Thanks for replying! You're speaking of hard money lenders, right? So if they give me the money for a day, I give it back the same day, they charge me 1000 for using their money? What happens if it takes longer to close than expected?

Say for instance, I read earlier that in Georgia they don't electronically process the deeds. And that it can cause closing to be longer than expected... Will that cost me more money, or does that depend solely on the practices of the title company?

@Shannon Webb

Yes, hard money. But if you're planning to sell to another investor the same day, why do you need to close on the deal?  Just assign your contract to the end investor for a nice fee and let him/her go to closing since they're now in your shoes as purchaser.

@Guy Gimenez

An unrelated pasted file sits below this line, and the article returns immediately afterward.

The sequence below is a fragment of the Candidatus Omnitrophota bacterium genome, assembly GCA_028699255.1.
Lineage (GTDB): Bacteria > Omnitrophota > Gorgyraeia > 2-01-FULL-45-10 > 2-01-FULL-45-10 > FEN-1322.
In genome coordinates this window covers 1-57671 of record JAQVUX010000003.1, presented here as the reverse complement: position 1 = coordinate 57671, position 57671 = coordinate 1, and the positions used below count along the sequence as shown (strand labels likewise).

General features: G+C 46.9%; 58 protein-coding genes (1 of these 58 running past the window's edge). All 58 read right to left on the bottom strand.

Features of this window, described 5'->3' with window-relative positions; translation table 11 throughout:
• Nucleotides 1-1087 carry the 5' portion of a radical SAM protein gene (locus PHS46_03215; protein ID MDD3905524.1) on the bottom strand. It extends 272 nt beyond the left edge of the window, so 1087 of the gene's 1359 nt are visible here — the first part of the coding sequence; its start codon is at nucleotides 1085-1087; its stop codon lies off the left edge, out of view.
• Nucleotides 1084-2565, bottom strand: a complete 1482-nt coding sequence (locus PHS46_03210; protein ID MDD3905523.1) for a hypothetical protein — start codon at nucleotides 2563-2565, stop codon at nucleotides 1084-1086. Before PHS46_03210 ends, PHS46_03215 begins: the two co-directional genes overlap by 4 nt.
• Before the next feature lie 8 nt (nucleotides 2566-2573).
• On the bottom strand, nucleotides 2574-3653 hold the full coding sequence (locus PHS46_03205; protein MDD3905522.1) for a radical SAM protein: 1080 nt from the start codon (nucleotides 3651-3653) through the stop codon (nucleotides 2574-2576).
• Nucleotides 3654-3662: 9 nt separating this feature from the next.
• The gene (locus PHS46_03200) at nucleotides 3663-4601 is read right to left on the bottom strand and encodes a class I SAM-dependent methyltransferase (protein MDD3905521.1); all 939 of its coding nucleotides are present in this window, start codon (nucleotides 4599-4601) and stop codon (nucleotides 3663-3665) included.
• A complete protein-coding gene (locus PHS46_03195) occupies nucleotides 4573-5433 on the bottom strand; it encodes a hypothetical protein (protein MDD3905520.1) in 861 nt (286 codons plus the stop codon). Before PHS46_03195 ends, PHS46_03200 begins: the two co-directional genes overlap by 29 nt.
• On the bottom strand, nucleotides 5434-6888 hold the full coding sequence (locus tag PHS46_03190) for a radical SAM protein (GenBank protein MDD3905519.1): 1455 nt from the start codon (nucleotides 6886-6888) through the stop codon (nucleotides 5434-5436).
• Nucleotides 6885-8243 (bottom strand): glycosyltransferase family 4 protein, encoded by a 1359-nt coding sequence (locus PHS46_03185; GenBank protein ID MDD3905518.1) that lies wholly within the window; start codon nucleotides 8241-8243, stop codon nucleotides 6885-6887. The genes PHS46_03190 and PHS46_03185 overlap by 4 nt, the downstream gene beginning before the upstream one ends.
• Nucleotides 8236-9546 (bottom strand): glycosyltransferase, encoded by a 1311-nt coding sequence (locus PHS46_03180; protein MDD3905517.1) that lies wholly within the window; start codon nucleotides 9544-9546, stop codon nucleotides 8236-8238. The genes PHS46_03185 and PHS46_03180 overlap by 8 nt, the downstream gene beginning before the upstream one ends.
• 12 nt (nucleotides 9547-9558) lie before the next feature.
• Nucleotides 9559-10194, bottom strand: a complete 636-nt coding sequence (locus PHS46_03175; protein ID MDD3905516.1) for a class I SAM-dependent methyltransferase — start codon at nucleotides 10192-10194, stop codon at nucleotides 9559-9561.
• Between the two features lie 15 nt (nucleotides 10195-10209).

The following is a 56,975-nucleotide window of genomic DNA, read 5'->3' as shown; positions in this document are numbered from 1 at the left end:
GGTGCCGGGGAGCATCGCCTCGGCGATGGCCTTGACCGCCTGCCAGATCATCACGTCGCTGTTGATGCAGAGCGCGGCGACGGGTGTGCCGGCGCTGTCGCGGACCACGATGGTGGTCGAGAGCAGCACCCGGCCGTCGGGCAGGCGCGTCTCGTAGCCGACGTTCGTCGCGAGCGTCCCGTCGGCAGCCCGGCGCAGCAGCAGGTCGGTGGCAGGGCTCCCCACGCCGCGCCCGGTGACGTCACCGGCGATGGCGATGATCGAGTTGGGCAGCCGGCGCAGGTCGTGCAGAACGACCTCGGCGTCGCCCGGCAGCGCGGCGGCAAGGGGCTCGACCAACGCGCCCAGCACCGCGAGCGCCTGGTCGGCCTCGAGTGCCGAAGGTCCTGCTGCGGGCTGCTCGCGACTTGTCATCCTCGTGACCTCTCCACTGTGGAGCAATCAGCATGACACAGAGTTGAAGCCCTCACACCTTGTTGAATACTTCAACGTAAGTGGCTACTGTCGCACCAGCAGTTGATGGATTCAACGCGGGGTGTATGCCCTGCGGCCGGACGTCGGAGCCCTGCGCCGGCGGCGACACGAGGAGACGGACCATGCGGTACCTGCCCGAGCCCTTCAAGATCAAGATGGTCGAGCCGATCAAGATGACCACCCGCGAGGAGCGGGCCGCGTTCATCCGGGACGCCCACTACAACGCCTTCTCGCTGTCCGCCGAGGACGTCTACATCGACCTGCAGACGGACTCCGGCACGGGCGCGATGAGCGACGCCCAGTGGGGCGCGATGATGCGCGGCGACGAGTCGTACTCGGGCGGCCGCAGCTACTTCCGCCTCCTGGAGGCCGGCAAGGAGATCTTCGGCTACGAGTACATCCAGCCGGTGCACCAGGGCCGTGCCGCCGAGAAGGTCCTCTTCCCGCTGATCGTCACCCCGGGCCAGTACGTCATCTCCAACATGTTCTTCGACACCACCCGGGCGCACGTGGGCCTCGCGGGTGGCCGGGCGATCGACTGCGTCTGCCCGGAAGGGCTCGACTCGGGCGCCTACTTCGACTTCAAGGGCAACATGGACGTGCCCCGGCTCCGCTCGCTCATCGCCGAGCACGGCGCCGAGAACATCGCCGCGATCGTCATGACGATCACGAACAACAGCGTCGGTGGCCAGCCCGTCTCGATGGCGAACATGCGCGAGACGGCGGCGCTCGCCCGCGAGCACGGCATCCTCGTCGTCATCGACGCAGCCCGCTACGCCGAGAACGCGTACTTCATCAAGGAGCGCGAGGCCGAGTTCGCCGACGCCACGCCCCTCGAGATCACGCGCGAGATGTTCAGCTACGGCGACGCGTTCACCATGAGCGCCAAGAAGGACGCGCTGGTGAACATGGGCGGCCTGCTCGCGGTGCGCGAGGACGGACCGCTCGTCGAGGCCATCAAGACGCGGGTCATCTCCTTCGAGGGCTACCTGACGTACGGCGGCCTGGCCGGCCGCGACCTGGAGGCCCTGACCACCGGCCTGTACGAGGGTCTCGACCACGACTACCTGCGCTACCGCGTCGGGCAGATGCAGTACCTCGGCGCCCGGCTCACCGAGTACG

Okay, I see what you are saying. I was thinking that's what you meant after I posted! lol I guess that's the purpose of having a "mentor". 

Well, let me ask this. From what I know, once the probate is settled, isn't the property completely in the executor's hands? Can't I have an assignment clause in the initial contract? And then also while this may seem silly to ask, isn't wholesaling and assigning contracts the same thing?

@Shannon Webb

Forgot to answer your other question. Transactional funding in my area typically allows for use of funds for one or two days only, otherwise, it's a 6 month HM loan. Not sure about your area but in my neck of the woods, transactional funding will cost at least 2 to 3 pts. 

If it takes longer than a day to close it, you will pay 12% to 14% plus 2 to 3 points on the loan.